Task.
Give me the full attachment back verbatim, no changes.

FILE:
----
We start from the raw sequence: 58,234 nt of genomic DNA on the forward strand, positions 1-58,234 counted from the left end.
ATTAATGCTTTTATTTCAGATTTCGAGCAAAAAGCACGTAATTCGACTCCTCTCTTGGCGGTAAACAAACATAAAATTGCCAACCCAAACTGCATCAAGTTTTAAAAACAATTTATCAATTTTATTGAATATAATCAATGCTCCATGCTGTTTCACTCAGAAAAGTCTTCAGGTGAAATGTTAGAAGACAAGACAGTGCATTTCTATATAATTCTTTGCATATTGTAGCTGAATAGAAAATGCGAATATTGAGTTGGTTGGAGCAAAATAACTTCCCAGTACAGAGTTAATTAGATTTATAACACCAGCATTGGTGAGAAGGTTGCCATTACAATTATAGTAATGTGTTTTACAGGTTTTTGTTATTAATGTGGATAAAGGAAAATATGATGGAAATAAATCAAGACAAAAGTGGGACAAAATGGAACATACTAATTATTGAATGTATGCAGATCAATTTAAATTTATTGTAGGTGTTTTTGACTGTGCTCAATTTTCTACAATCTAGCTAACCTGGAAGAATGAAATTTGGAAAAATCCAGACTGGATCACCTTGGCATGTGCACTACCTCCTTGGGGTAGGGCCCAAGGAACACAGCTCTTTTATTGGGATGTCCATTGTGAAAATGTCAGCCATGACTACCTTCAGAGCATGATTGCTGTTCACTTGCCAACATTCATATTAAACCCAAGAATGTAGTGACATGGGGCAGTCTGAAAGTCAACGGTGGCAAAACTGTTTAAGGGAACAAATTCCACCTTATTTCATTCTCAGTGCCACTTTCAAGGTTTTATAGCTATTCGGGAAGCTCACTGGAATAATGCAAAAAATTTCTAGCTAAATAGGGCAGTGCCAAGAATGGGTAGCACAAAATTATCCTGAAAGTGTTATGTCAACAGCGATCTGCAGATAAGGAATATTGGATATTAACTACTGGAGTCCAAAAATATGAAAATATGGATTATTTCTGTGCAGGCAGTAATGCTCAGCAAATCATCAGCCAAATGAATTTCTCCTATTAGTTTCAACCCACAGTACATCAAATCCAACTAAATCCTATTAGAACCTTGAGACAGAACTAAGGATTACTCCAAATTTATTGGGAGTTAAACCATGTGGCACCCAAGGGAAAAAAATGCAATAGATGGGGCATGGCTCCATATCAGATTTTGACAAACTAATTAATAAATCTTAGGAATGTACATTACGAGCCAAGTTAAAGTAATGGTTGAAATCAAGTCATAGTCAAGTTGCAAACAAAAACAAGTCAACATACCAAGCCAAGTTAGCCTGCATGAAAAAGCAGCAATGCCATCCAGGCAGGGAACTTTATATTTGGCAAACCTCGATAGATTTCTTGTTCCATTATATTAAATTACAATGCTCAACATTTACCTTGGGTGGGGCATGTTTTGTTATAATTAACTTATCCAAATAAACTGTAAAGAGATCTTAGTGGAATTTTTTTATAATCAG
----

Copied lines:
We start from the raw sequence: 58,234 nt of genomic DNA on the forward strand, positions 1-58,234 counted from the left end.
ATTAATGCTTTTATTTCAGATTTCGAGCAAAAAGCACGTAATTCGACTCCTCTCTTGGCGGTAAACAAACATAAAATTGCCAACCCAAACTGCATCAAGTTTTAAAAACAATTTATCAATTTTATTGAATATAATCAATGCTCCATGCTGTTTCACTCAGAAAAGTCTTCAGGTGAAATGTTAGAAGACAAGACAGTGCATTTCTATATAATTCTTTGCATATTGTAGCTGAATAGAAAATGCGAATATTGAGTTGGTTGGAGCAAAATAACTTCCCAGTACAGAGTTAATTAGATTTATAACACCAGCATTGGTGAGAAGGTTGCCATTACAATTATAGTAATGTGTTTTACAGGTTTTTGTTATTAATGTGGATAAAGGAAAATATGATGGAAATAAATCAAGACAAAAGTGGGACAAAATGGAACATACTAATTATTGAATGTATGCAGATCAATTTAAATTTATTGTAGGTGTTTTTGACTGTGCTCAATTTTCTACAATCTAGCTAACCTGGAAGAATGAAATTTGGAAAAATCCAGACTGGATCACCTTGGCATGTGCACTACCTCCTTGGGGTAGGGCCCAAGGAACACAGCTCTTTTATTGGGATGTCCATTGTGAAAATGTCAGCCATGACTACCTTCAGAGCATGATTGCTGTTCACTTGCCAACATTCATATTAAACCCAAGAATGTAGTGACATGGGGCAGTCTGAAAGTCAACGGTGGCAAAACTGTTTAAGGGAACAAATTCCACCTTATTTCATTCTCAGTGCCACTTTCAAGGTTTTATAGCTATTCGGGAAGCTCACTGGAATAATGCAAAAAATTTCTAGCTAAATAGGGCAGTGCCAAGAATGGGTAGCACAAAATTATCCTGAAAGTGTTATGTCAACAGCGATCTGCAGATAAGGAATATTGGATATTAACTACTGGAGTCCAAAAATATGAAAATATGGATTATTTCTGTGCAGGCAGTAATGCTCAGCAAATCATCAGCCAAATGAATTTCTCCTATTAGTTTCAACCCACAGTACATCAAATCCAACTAAATCCTATTAGAACCTTGAGACAGAACTAAGGATTACTCCAAATTTATTGGGAGTTAAACCATGTGGCACCCAAGGGAAAAAAATGCAATAGATGGGGCATGGCTCCATATCAGATTTTGACAAACTAATTAATAAATCTTAGGAATGTACATTACGAGCCAAGTTAAAGTAATGGTTGAAATCAAGTCATAGTCAAGTTGCAAACAAAAACAAGTCAACATACCAAGCCAAGTTAGCCTGCATGAAAAAGCAGCAATGCCATCCAGGCAGGGAACTTTATATTTGGCAAACCTCGATAGATTTCTTGTTCCATTATATTAAATTACAATGCTCAACATTTACCTTGGGTGGGGCATGTTTTGTTATAATTAACTTATCCAAATAAACTGTAAAGAGATCTTAGTGGAATTTTTTTATAATCAG